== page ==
From regional language workshops to international conferences, 2012 will offer a variety of gatherings for Native language learners, teachers, activists, and practitioners. We’ve compiled here a list of some of those conferences, workshops, and symposia for the coming year. Be sure to check out the Falmouth Institute’s round-up of 2012 language revitalization events and Northern Arizona University’s Teaching Indigenous Languages website for additional information on upcoming language conferences and symposia.
Where Your Keys? Workshop
San Xavier District, Tohono O’odham Nation
The two day, hands-on workshop will introduce the key concepts and techniques of Where Are Your Keys? (WAYK), enabling participants to quickly learn any language by talking with a fluent speaker without the help of textbooks, dictionaries, or translations. The WAYK method is not intended to replace any existing language learning method but rather is an additional tool that can be used and modified to enhance any current language learning curriculum. The workshop will be entirely experiential, not theoretical.
Conference on Endangered Languages and Cultures of North America
University of Utah
Salt Lake City, Utah
In this 8th annual meeting, special interest is being placed on language documentation and description, computational approaches to documentation and revitalization, community outcomes of language documentation, and lessons learned from language documentation.
Native American Language Revitalization Summit
At Falmouth Institute’s fourth annual Language Revitalization Summit participants will hear from experts on the forefront of language revitalization efforts and return home armed with practical knowledge that can help make reclaiming their tribe’s language an achievable goal. The summit will also feature an idea-generating facilitated group discussion with summit attendees. Participants will have the opportunity to discuss insights on best practices and shared challenges with other educators, policy-makers, and community leaders doing hands-on language revitalization work in their communities.
The 8th Giving the Gift of Language
University of Montana
This year’s workshop speakers will highlight youth voices of success. Presenters will speak about their experiences as second language learners in the hopes that their sharing will help participants learn how they can utilize these successes in their own efforts to keep their languages vigorous and healthy.
19th Stabilizing Indigenous Languages Symposium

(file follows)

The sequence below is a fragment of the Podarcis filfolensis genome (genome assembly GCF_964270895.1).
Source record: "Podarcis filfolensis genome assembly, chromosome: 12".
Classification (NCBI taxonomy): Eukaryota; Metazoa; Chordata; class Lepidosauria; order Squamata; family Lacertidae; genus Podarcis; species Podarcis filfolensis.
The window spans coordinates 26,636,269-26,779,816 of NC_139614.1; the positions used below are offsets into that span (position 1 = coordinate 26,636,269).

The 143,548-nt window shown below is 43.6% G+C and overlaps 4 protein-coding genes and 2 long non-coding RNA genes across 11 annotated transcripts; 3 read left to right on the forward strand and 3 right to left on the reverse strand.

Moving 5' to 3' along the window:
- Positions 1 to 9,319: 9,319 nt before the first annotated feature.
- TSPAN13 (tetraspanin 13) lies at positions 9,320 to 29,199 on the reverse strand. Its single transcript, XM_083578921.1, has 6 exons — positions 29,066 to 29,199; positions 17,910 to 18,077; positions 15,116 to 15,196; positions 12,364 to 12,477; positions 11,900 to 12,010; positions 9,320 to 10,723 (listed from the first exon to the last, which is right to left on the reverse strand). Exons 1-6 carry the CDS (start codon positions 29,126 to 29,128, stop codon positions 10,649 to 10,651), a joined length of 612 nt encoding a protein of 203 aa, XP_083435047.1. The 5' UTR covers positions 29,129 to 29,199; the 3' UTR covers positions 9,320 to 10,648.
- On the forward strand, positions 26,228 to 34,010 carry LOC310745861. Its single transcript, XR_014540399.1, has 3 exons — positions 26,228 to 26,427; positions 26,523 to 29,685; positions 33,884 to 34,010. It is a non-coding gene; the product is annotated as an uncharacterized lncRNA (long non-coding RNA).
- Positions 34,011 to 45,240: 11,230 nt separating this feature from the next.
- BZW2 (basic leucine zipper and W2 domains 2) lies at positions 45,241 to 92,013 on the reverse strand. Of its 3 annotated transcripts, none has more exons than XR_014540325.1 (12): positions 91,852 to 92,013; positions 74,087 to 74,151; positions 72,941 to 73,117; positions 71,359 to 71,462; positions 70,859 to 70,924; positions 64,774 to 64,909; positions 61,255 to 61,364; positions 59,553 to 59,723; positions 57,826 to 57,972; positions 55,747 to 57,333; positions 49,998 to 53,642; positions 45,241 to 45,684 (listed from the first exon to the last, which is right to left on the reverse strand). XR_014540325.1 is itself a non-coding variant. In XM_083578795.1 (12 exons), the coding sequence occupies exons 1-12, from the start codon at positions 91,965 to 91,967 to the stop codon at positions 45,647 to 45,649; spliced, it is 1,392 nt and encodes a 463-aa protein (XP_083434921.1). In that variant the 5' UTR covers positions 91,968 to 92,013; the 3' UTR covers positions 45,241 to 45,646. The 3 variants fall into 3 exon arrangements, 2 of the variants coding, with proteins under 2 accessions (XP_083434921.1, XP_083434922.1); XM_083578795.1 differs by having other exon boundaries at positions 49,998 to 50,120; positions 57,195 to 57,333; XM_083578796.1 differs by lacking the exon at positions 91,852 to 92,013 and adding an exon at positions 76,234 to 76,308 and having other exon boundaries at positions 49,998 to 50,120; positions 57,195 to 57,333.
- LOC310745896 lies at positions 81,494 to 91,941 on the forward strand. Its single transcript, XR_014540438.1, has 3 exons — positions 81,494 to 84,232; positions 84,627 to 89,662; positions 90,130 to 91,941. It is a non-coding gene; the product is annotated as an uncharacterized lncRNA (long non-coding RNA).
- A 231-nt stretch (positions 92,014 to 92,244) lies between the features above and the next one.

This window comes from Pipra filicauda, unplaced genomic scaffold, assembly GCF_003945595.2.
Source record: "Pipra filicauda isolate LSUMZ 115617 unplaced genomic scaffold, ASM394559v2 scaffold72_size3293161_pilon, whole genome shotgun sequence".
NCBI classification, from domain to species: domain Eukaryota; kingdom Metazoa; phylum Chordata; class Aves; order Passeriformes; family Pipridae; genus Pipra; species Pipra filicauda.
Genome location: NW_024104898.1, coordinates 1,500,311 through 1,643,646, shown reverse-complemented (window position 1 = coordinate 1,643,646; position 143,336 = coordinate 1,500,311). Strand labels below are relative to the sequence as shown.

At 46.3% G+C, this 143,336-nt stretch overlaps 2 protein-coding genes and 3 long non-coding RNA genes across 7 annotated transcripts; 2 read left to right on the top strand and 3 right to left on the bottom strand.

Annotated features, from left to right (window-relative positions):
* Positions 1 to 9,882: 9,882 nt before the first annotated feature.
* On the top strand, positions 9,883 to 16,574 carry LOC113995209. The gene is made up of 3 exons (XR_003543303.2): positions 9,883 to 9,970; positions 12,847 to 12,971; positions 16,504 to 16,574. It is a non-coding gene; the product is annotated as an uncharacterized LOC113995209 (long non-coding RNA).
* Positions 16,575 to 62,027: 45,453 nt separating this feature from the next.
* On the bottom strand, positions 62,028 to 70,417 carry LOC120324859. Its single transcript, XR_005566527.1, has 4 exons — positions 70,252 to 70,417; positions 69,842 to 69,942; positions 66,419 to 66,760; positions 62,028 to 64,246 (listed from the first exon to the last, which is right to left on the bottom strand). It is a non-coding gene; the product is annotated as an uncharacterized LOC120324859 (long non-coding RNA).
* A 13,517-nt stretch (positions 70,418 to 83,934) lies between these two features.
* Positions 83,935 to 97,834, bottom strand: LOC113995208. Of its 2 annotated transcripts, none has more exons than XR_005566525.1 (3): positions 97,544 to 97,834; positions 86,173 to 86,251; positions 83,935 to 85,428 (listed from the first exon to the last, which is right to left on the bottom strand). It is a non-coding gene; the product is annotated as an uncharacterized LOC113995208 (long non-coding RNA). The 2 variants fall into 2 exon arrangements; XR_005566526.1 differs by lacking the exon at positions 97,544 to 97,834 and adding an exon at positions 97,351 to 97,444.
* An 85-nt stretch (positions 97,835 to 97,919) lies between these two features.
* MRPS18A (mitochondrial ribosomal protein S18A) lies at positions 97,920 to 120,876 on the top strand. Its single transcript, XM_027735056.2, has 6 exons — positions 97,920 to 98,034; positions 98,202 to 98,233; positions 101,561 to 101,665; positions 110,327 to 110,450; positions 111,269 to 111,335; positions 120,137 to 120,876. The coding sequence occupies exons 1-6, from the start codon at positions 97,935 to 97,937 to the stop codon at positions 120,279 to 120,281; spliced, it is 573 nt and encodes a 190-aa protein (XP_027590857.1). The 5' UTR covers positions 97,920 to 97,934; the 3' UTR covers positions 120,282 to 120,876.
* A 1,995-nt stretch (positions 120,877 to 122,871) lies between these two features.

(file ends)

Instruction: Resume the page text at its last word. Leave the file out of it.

Thompson Rivers University
Kamloops, British Columbia
This symposium will bring together presenters engaged in the complete spectrum of Indigenous language revitalization including traditional teaching and learning, research, language preservation innovations, to “effective practices” workshops, from formal to informal presentations and/or performances. An important sub-theme of the symposium is the importance of an understanding of how to garner new knowledge that will guide teachers, researchers, and other professionals.
Language Revitalization in the 21st Century: Going Global, Staying Local Conference
CUNY Graduate Center
New York, New York
May 31 – June 1
The CUNY Graduate Center and the International Centre for Language Revitalization of the Auckland University of Technology will hold a two-day symposium on language revitalization. A central goal of this symposium is to share successful language revitalization strategies from around the world and to understand how revitalization can strengthen local cultural identity and at the same time connect speakers to one another across the globe.
American Indian Language Development Institute
University of Arizona
The theme for the 2012 summer session is “Language Authenticity for the Next Generation.” The summer institute promotes and cultivates an atmosphere of sharing among the participants by structuring classes to have both a teaching and learning component. Through lectures, readings, assignments and other hands-on activities, courses are designed for students to apply their skills and knowledge to their schools and communities.
Canadian Indigenous Languages and Literacy Development Program
University of Alberta
CILLDI hosts an annual summer school held at the University of Alberta whose goal is to train First Peoples speakers and educators in endangered language documentation, linguistics, language acquisition, second language teaching methodologies, curriculum development, and language-related research and policy-making.
Northwest Indian Language Institute
University of Oregon
The theme for the 2012 summer institute is “Reclaiming Daily Conversations” with a focus on teaching participants strategies on how to reclaim daily conversations from English. The third week of the institute will include intense applied teaching practices, peer reviews, teaching demonstrations, strategies for teaching conversation, and ways to motivate adult language learners.